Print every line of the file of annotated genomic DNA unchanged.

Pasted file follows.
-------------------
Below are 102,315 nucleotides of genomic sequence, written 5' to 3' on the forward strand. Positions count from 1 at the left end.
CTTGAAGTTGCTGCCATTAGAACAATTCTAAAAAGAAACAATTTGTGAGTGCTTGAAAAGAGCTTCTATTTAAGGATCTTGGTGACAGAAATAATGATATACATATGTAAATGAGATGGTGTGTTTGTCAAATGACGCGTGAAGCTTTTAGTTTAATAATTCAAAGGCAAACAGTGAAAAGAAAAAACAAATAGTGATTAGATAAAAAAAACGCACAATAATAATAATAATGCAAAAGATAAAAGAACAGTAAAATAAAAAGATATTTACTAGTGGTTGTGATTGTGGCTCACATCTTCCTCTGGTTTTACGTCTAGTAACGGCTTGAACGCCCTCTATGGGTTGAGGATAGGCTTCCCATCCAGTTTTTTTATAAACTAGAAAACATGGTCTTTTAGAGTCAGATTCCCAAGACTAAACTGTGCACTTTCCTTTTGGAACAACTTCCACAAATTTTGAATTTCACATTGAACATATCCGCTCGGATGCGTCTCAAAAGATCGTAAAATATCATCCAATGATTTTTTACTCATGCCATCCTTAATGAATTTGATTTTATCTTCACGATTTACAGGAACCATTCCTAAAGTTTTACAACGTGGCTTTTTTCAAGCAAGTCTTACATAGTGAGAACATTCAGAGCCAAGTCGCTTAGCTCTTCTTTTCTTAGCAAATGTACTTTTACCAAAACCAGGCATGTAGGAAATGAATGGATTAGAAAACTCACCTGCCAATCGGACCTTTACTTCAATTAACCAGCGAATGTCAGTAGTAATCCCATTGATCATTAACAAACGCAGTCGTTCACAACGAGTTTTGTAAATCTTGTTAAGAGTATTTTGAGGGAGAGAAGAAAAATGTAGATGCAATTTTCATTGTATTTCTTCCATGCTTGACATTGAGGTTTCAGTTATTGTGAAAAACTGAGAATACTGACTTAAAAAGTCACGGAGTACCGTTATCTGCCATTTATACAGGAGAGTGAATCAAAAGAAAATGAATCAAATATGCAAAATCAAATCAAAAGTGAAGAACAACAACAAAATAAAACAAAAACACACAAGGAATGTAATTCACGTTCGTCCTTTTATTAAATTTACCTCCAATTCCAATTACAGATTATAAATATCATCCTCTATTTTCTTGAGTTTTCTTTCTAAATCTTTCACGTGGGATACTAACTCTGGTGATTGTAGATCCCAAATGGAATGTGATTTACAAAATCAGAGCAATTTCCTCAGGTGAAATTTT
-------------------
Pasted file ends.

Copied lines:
Below are 102,315 nucleotides of genomic sequence, written 5' to 3' on the forward strand. Positions count from 1 at the left end.
CTTGAAGTTGCTGCCATTAGAACAATTCTAAAAAGAAACAATTTGTGAGTGCTTGAAAAGAGCTTCTATTTAAGGATCTTGGTGACAGAAATAATGATATACATATGTAAATGAGATGGTGTGTTTGTCAAATGACGCGTGAAGCTTTTAGTTTAATAATTCAAAGGCAAACAGTGAAAAGAAAAAACAAATAGTGATTAGATAAAAAAAACGCACAATAATAATAATAATGCAAAAGATAAAAGAACAGTAAAATAAAAAGATATTTACTAGTGGTTGTGATTGTGGCTCACATCTTCCTCTGGTTTTACGTCTAGTAACGGCTTGAACGCCCTCTATGGGTTGAGGATAGGCTTCCCATCCAGTTTTTTTATAAACTAGAAAACATGGTCTTTTAGAGTCAGATTCCCAAGACTAAACTGTGCACTTTCCTTTTGGAACAACTTCCACAAATTTTGAATTTCACATTGAACATATCCGCTCGGATGCGTCTCAAAAGATCGTAAAATATCATCCAATGATTTTTTACTCATGCCATCCTTAATGAATTTGATTTTATCTTCACGATTTACAGGAACCATTCCTAAAGTTTTACAACGTGGCTTTTTTCAAGCAAGTCTTACATAGTGAGAACATTCAGAGCCAAGTCGCTTAGCTCTTCTTTTCTTAGCAAATGTACTTTTACCAAAACCAGGCATGTAGGAAATGAATGGATTAGAAAACTCACCTGCCAATCGGACCTTTACTTCAATTAACCAGCGAATGTCAGTAGTAATCCCATTGATCATTAACAAACGCAGTCGTTCACAACGAGTTTTGTAAATCTTGTTAAGAGTATTTTGAGGGAGAGAAGAAAAATGTAGATGCAATTTTCATTGTATTTCTTCCATGCTTGACATTGAGGTTTCAGTTATTGTGAAAAACTGAGAATACTGACTTAAAAAGTCACGGAGTACCGTTATCTGCCATTTATACAGGAGAGTGAATCAAAAGAAAATGAATCAAATATGCAAAATCAAATCAAAAGTGAAGAACAACAACAAAATAAAACAAAAACACACAAGGAATGTAATTCACGTTCGTCCTTTTATTAAATTTACCTCCAATTCCAATTACAGATTATAAATATCATCCTCTATTTTCTTGAGTTTTCTTTCTAAATCTTTCACGTGGGATACTAACTCTGGTGATTGTAGATCCCAAATGGAATGTGATTTACAAAATCAGAGCAATTTCCTCAGGTGAAATTTT